Ahh yes getting paid! T is now a month into self employment, aside from the cashflow stuff I think the big challenges for him are the solitary nature of the day to day (eventually plans to scale up and bring on other people but that’s way down the track) and the non billable hours (all the stuff that needs to be done at home, admin, finance, etc) which as someone who’s always been paid hourly is a bit of a shift.

    Bummer about the disability insurance – I’m not sure how it works there, is that basically income replacement? Or is more of a lump sum payout?

    • Barry Choi on August 21, 2018 at 5:07 PM


      I usually have meetings twice a week so it keeps the social aspect going. I do agree that not getting paid to do admin stuff e.g. answering emails is a pain.

      Disability insurance is short term income replacement if I can’t work e.g. I break both my arms and can’t type.

  3. Jeff Romansky on August 23, 2018 at 9:18 AM

    Hey Barry!   I always enjoy reading your articles.  As I told you before, I am a big fan of yours as you are an advocate of disability insurance – which is something I specialize in and very passionate about. Thank you for creating the awareness on the importance of insurance.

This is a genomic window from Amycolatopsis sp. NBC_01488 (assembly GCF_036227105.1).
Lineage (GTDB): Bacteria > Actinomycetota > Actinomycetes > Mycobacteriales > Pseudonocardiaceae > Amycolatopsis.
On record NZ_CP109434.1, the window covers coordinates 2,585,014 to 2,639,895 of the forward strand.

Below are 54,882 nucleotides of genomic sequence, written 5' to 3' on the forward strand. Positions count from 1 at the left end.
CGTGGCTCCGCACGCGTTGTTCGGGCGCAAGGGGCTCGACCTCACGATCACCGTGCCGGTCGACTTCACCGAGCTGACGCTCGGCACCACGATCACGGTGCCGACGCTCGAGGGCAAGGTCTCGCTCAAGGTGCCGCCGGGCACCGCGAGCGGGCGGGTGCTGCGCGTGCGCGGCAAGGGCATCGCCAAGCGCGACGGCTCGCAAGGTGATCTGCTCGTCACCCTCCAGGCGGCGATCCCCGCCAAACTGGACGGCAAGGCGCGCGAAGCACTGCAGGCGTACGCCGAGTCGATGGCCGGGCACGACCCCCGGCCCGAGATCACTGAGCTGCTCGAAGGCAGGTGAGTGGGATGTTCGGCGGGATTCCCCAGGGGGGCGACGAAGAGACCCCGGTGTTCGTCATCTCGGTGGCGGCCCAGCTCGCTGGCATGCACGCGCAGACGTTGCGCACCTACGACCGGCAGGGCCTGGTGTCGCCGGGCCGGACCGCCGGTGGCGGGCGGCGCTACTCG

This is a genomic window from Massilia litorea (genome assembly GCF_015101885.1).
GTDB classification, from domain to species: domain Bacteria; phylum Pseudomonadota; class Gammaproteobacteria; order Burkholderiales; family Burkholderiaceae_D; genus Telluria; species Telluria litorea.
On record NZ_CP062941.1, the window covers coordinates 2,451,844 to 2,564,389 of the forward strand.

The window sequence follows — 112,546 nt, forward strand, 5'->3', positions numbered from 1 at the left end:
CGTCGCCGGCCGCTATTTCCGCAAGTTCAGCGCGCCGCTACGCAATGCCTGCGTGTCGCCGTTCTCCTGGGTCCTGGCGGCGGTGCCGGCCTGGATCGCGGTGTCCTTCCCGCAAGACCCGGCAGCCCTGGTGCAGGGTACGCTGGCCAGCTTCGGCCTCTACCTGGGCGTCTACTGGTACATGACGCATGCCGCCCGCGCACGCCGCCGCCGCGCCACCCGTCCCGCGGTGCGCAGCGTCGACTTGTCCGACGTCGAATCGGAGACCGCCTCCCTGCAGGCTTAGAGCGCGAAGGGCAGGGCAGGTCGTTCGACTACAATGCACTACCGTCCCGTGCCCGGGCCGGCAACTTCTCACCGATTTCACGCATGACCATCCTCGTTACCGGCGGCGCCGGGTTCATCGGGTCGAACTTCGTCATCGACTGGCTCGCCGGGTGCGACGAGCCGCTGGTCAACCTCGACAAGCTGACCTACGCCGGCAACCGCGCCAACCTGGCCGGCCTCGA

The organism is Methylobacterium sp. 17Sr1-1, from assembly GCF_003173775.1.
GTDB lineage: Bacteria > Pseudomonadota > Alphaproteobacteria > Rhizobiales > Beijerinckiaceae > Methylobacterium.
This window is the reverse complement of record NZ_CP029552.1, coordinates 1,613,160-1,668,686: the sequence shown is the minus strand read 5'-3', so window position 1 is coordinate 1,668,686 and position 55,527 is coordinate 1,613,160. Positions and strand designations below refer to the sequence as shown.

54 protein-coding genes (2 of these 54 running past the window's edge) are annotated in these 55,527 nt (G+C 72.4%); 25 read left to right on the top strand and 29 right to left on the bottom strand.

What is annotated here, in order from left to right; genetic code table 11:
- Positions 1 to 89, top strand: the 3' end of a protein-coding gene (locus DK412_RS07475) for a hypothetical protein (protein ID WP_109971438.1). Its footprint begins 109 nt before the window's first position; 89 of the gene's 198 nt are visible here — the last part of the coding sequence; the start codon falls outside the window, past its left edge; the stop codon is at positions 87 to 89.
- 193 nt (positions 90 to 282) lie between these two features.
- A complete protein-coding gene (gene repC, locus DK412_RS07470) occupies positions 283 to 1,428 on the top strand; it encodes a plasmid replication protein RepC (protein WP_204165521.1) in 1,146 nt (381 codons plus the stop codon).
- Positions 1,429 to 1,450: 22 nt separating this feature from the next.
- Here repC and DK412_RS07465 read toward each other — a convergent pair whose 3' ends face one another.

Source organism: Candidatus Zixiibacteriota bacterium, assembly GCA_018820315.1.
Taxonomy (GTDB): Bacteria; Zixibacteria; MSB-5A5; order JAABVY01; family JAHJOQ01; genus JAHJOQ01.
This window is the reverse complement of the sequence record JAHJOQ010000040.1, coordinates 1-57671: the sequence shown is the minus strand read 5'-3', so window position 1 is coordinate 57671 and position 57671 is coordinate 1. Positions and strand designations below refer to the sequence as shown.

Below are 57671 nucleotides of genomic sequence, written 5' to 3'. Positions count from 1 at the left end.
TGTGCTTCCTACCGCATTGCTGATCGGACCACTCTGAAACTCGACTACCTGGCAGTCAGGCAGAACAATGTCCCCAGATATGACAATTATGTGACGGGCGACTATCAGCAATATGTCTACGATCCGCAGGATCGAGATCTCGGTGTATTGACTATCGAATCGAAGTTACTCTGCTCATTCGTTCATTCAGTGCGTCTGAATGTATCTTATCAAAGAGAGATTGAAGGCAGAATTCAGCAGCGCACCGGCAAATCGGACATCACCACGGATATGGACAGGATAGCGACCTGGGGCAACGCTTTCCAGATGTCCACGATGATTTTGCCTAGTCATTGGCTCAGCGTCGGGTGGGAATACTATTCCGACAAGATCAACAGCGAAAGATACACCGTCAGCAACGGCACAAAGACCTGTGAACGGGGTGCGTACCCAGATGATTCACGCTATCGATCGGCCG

I went on my own in January 2015, so I have been where you are now. Time management and learning to deal with fluctuating income were my biggest challenges. For me, being incorporated and paying myself a steady salary has helped with any stress that comes with fluctuating income.   When it comes to time management, I have learned to outsource and developed systems to help automate parts of my business. I quickly learned that I can’t do it all myself.

    Don’t give up on your search for a disability plan. If your main concern is a short term injury – there are definitely options out there for you.  Some companies can at least offer you injury only coverage without any medical or financial underwriting (up to $2,000 of monthly coverage) .  If your needs are higher, you may have access to other plans that only look at your past 6 months of business revenue. Unfortunately, your occupation itself will be a concern for that plan.
    This means you will need your broker to negotiate with underwriting (before submitting an application) to determine if they will insure your occupation or not.  Go back to your broker and ask them to keep looking.